ceramics

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Structure &
Properties
of Ceramics

Lecture 3
EBB113

Why study ceramic materials?
– Very “traditional” (crude civil engineering material) – BUT also new high-tech ceramics and applications.
• Optical (transparency) opto-electronic
• Electronic (piezoelectrics, sensors, superconductors)
• Thermo-mechanical (engine materials)
• Cutting tools
Today, the
U.S. market is
estimated to be over
$35 billion.

2

Introduction
keramikos - burnt stuff in Greek → desirable properties of ceramics are normally achieved through a high-temperature heat treatment process (firing). Usually a compound between metallic and non-metallic elements. Always composed of more than one element (e.g.,Al2O3, NaCl, SiC, SiO2) Interaction bond either totally ionic or having some covalent character Properties :

• Generally hard and brittle
• Generally electrical and thermal insulators (exceptions: graphite, diamond, AlN… and others)
• Can be optically opaque, semi-transparent, or transparent High chemical stability and high melting temperature.
3

Class of ceramic
Traditional Ceramics: primary raw materials is clay
Example: porcelain, bricks, tiles, glasses.

4

Class of ceramic

Oxygen sensor

Now new generation of this materials
have evolved
Engineering Ceramics
High-temperature ceramic
Advance ceramic
Electroceramic

Aerospace product-Ni
Ti, Stainless steel
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Ceramics Structure

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Ceramic Crystal Structures
Ceramic which predominately ionic-composed of cation (+ve charge) and anion (-ve charge)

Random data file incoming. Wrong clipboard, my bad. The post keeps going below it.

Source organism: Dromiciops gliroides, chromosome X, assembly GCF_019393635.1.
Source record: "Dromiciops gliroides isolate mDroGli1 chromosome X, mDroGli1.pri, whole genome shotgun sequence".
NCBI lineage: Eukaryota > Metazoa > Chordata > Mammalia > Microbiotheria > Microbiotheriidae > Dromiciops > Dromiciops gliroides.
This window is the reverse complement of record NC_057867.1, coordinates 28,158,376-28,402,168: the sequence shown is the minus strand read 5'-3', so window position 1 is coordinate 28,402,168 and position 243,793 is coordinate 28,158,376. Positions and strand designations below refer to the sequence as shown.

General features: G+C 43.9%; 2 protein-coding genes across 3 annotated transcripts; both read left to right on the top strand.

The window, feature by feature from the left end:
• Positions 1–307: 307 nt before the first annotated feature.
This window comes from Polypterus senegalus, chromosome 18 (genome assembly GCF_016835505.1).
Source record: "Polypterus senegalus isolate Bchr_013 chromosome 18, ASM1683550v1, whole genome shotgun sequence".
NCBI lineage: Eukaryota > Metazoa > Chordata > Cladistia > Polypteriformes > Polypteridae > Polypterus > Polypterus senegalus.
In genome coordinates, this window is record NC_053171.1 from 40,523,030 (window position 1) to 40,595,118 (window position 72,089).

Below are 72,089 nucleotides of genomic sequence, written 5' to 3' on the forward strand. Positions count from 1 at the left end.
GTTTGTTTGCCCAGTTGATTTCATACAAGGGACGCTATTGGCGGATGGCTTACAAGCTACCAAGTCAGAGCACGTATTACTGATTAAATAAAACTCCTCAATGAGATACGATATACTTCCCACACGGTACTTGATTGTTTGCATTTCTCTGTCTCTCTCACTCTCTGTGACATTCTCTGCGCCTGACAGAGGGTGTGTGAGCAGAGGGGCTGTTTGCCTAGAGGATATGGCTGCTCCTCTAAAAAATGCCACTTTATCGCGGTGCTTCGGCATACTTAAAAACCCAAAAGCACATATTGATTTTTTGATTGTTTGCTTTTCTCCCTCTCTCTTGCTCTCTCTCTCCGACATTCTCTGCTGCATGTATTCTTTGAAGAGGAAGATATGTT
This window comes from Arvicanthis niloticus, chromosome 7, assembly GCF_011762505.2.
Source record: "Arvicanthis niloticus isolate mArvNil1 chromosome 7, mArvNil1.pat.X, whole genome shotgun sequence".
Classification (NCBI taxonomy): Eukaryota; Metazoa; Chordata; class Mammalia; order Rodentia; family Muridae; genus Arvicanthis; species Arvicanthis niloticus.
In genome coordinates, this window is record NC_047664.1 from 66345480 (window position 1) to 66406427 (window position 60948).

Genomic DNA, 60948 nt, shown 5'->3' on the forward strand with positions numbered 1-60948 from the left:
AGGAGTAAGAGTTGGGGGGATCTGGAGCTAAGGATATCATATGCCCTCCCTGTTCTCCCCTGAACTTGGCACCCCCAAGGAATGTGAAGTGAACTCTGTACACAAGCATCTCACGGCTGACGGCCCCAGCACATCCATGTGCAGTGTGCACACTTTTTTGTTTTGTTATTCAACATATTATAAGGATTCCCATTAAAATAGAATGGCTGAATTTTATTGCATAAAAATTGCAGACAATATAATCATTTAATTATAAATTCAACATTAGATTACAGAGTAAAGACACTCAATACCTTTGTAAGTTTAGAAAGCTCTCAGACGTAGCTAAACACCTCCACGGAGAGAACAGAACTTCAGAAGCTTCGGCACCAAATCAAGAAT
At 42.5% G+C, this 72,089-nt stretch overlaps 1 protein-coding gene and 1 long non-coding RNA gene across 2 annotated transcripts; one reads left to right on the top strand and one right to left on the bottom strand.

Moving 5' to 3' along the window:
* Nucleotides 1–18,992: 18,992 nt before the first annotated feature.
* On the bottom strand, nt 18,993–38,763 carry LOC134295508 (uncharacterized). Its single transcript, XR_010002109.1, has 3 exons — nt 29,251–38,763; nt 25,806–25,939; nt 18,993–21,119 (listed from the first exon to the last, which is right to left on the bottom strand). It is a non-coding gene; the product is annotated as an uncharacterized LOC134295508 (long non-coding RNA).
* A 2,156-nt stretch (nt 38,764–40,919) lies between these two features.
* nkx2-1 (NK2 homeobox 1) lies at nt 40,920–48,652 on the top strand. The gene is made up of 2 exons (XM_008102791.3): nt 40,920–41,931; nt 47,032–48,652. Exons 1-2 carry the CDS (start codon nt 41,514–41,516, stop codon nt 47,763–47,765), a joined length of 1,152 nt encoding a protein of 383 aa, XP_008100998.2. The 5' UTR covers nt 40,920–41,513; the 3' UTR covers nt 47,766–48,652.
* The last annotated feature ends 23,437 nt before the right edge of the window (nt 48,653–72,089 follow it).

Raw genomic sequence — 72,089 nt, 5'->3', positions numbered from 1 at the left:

Atomic Bonding: Mostly ionic, some covalent.
% ionic character increases with difference in electronegativity. CaF2: large
Ionic SiC: small
12%

Ionic
89%

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Crystal Structure
Two characteristic which influence the crystal structure
1.
Magnitude of electrical charge of each component ions
2.
The relative sizes of the cation and anions

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1. Magnitude of electrical charge of each component ions
Electrically must be neutral-Net charge in structure should be zero

CaF 2 :

Ca 2+ +
cation

Fanions
F-

A m Xp

m, p determined by charge neutrality

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2. The relative sizes of the cation (rC) and anions (rA)

Stable structures will be formed when anions surrounding a cation are all in contact with that cation

-

+

-

-

+

-

-

+

-

Stable
crystal
structure

unstable

stable
stable
Each cation prefer to have as many nearest-neighbor anions
The anions desire a maximum no of cation nearest-neighbor

Anion
surrounding
cations are
all in contact
with cations
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Coordination number
Coordination no (i.e no of anions nearest-neighbors for a cation) is related to the
r cation

r anion
Coordination no increases with

r cation
r anion

There is a critical or minimum rC/rA ratio for which this cation-anion contact is established and this ratio can be determined from geometrical consideration (see following example)

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Example: Determine minimum rcation/ranion for octahedron site (C.N. = 6)

2ranion + 2rcation = 2a

a = 2ranion
2ranion + 2rcation = 2 2ranion
ranion + rcation = 2ranion

rcation = ( 2 −1)ranion

rcation
= 0.414
ranion
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The coordination no and geometries for various rC/rA
ratios.
Important table!
r cation

ZnS
(zincblende)

r anion

Coordination
no

< 0.155

2

linear

0.155 - 0.225

3

triangular

0.225 - 0.414

4

tetrahedron

0.414 - 0.732

6

octahedron

0.732 - 1.0

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cubic

NaCl
(sodium
chloride)
CsCl
(cesium
chloride)

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AX-type Crystal structure
Rock Salt Structure
Example: NaCl (rock salt) structure
The coordination no for both cation and anion is 6.
A unit cell is generated from FCC arrangment of anions with one cation in centre and one at center of 12 cube edges
rNa = 0.102 nm
rCl = 0.181 nm
rNa/rCl = 0.564
∴ cations prefer octahedron sites
Example: NaCl, MgO, MnS, LiF, FeO

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AX-type Crystal structure...
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